I don’t remember the exact day other than that it was a cold one in October years back – my first day personal training.
Excited but nervous, I checked to make sure my Tupperware lunch was still in my bag as I adjusted my toque.
5 steps away from the gym some time close to 8am I saw a big muscular figure approach. He was looking at me but didn’t react. Calmly, cooly, coldly he nonchalantly locked the door and walked away.
This was the start of my first day at work.
2 seconds later he came back with a huge smile on his face and unlocked the door. Extending his hand all that he said was, “you must be Jon – I’m Bill — I heard you were starting today. Great to meet you man.”
I spent my first day shadowing and observing the other trainers. What I saw seemed odd at first. The gym had energy unlike anything I’d ever seen and it all started, and often ended, with Bill:
“Hey Mike!” (strong handshake and double pat hug)
“Becky! Hello – great to see you” (full bear hug)
“Justin! How’s the training going with Jeff? Great. That’s good to hear. And your wife Sandra, how is she” (strong handshake)
and on… and on… and on…
This went on all day with every person who entered the gym. There were 7 different trainers working and regular exercisers. Bill knew all of them by name and made them all feel like they were the most important person in the world.
Bill is the most successful trainer I’ve ever met. He has a huge waiting list, charges $120+ an hour, and his clients absolutely love them. They take him out for dinner, shower him with lavish gifts, and have even sent him on a trip to Japan.
In honor of Bill, one of my first great mentors, I dub this…
The Cheers Effect
Why are people taking so long to come into our gyms or not coming at all? It’s certainly not due to lack of available information. It’s also probably not due to financial constraint because, let’s be honest, almost everybody can afford a personal trainer once a week if they align their values and reevaluate their expenses.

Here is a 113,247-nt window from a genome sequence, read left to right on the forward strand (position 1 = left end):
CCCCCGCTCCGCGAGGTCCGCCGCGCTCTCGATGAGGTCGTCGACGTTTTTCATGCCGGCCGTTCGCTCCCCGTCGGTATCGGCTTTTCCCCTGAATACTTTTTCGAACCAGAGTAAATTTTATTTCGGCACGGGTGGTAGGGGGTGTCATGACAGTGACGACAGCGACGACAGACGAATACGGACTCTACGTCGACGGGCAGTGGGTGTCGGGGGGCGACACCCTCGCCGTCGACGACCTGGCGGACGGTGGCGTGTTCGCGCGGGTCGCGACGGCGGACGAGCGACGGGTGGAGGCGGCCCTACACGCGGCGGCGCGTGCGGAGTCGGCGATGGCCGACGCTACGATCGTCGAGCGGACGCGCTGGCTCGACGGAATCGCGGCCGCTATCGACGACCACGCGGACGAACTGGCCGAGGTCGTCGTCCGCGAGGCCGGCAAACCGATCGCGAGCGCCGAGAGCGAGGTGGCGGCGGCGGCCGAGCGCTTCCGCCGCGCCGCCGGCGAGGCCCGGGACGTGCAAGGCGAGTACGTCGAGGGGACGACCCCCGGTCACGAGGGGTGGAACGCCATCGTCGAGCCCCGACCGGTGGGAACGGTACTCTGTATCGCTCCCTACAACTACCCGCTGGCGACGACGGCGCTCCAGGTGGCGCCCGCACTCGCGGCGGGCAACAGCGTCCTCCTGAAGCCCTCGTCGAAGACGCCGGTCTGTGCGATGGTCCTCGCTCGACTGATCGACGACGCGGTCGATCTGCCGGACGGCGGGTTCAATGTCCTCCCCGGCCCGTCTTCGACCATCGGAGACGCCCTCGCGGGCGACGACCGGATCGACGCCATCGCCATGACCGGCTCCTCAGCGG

The gym isn’t a comfortable place for most. They dread the thought of being surrounded by half naked beautiful people and learning something completely new is daunting. People want to go where everybody knows their name. It’s comfortable, it’s friendly, and they’re willing to step outside of their comfort zone a little bit.
What was Bill’s secret to success?
His secret was that he made the gym a place that people looked forward to going as an escape. Because sometimes they wanted to go where everybody knew their name. They wanted people to be glad they came. They needed assurance that their troubles were the same as the others.
By now you know that I hate thought-provoking posts. So I’ve built some systems for you to use the Cheers Effect to help build you business. I included a screenshot of my template at the bottom of this email for tracking important client details.
Your 5 Ways to Introduce the Cheers Effect Into Your Business
- Introduce your clients to everybody. The first step to making your clients comfortable in the gym is to incorporate them into the community. When you’re with them make an effort to introduce them to other trainers, other members, receptionists, the cleaners, anybody.
- Work out all the time. Whenever you have a break or there’s a lull in training at a time that you would like to have a client, work out. Change out of your shirt and into regular clothes. Spend every second on the workout floor you have just being present. Smile at the other members and say hello. Ask how they are doing and try to make small talk. If they seen disinterest in conversation simply wish them a good day, write down their name on your workout template (when they’re not looking) and walk away.
- When a member walks in through the door give a boisterous HELLO with a big smile. Make them feel special just for coming in through the door.
- Set a reminder system on your phone. Add any important date that any of the members mention to you. This could be anything from a birthday to anniversary to child’s Bar Mitzvah. Whenever your phone beeps with an event, send out a short email to the client.
- Keep a spreadsheet of all important member information. This was one of the best things I ever did for my business. Any time that a member told me something about their lives or family I would go and add it to the spreadsheet. Then, when the client came in the nex time, I popped open the spreadsheet and took a quick peek. “Oh yeah,” I might remember, “Cindy’s son’s name is Jeff and he’s married to Beth.” I then would walk onto the floor and say hello to Cindy and continue to ask her how Jess and Beth are. An example of the spreadsheet is below:
Little things go a long way. You care, so show it. Systemize your efforts. Don’t you like it when you walk into a place where everybody knows your name?